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Re: Uniform access to descriptions

From: Xiaoshu Wang <wangxiao@musc.edu>
Date: Fri, 11 Apr 2008 16:03:08 +0100
Message-ID: <47FF7DAC.8060806@musc.edu>
To: Julian Reschke <julian.reschke@gmx.de>
CC: Ian Davis <lists@iandavis.com>, "Roy T. Fielding" <fielding@gbiv.com>, Jonathan Rees <jar@creativecommons.org>, Phil Archer <parcher@icra.org>, "www-tag@w3.org WG" <www-tag@w3.org>

Julian Reschke wrote:
> Xiaoshu Wang wrote:
>> In that case, I have explained that there is NO need for LINK 
>> whatsoever (by the principle of orthogonal specification).  What is 
>> the point if you can describe those relation in "content" but you 
>> insist to put it in another place.  This rational, in fact, breaks 
>> the "uniformness" that 
> For once, it will work for all kinds of contents (independently of the 
> media type), and furthermore it will work always the same way.
>> ...
>> HTTP is about deliver *message*.  All HTTP-header's role should serve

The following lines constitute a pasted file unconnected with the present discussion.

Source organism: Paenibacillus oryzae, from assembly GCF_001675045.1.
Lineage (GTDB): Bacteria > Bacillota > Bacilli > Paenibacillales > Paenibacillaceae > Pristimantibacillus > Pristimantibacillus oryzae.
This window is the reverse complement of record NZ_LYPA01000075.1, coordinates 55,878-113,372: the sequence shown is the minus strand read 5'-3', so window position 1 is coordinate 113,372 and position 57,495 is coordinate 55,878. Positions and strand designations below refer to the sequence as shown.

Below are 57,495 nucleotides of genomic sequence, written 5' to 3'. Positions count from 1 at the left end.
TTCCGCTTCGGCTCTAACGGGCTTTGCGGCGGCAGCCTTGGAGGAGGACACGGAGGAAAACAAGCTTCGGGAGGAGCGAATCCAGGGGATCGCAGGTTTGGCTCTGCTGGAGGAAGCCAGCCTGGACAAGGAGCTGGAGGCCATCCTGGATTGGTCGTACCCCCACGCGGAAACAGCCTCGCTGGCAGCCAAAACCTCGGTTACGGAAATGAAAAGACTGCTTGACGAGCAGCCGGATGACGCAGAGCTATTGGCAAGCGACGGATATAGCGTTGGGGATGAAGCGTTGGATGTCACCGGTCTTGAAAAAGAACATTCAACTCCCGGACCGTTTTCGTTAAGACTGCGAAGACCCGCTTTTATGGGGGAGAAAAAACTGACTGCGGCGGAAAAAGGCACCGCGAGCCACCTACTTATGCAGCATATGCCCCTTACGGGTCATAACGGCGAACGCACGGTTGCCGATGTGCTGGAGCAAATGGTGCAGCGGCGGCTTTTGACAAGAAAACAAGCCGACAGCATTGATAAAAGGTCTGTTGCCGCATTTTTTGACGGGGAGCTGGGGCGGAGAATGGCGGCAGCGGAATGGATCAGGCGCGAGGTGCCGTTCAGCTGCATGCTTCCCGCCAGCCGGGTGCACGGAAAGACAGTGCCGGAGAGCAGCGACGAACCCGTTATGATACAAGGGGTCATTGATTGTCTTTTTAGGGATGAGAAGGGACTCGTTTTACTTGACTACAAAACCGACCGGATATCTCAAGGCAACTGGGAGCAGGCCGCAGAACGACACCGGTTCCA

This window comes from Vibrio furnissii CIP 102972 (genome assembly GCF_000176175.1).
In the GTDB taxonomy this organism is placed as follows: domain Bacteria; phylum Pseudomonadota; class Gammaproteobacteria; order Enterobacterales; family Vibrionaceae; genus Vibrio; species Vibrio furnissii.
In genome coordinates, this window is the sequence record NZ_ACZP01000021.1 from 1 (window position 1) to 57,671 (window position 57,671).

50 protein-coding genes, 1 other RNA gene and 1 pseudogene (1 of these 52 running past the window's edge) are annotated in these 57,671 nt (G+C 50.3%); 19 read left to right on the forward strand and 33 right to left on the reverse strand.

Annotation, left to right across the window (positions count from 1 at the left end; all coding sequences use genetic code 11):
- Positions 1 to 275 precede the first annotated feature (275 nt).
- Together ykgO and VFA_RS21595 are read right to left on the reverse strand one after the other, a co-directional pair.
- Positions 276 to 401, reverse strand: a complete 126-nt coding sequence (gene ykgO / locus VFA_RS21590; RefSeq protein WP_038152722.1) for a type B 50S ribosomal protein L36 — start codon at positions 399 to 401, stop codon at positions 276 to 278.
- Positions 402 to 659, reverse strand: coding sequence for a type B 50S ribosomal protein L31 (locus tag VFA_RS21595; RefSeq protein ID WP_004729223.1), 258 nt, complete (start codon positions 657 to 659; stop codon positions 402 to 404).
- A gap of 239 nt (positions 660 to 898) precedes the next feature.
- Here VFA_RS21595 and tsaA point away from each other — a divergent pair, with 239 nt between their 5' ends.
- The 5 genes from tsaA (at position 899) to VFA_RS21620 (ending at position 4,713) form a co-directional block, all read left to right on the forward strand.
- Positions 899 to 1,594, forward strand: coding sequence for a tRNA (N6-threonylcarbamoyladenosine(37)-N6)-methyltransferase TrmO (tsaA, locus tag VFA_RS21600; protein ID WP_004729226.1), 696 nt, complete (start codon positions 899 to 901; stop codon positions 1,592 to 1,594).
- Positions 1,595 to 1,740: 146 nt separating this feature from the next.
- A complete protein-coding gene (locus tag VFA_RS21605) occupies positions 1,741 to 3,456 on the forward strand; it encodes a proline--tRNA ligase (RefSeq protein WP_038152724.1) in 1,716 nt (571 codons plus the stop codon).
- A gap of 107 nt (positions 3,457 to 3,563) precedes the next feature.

>> one function - that is how to get message and how to transform the 
>> *message* in *content*.
>> ...
> Well, maybe it should, but that isn't what HTTP in fact does. HTTP has 
> had both request/response headers *and* entity headers for ages.
> BR, Julian
I don't know what you are going because I can take your wording in 
either ways.

My basic view point of the web is that its purpose is for communication. 
The basic client behavior can be summarized as simply as this. 

Give me the information about a *resource* in this *way* so I can 
understand the resource.  Hence, the resource is denoted the URI and the 
*way* is specified via content negotiation (format and language etc.).

Please summaries the desired user behavior of HTTP LINK?

Received on Friday, 11 April 2008 15:03:55 UTC

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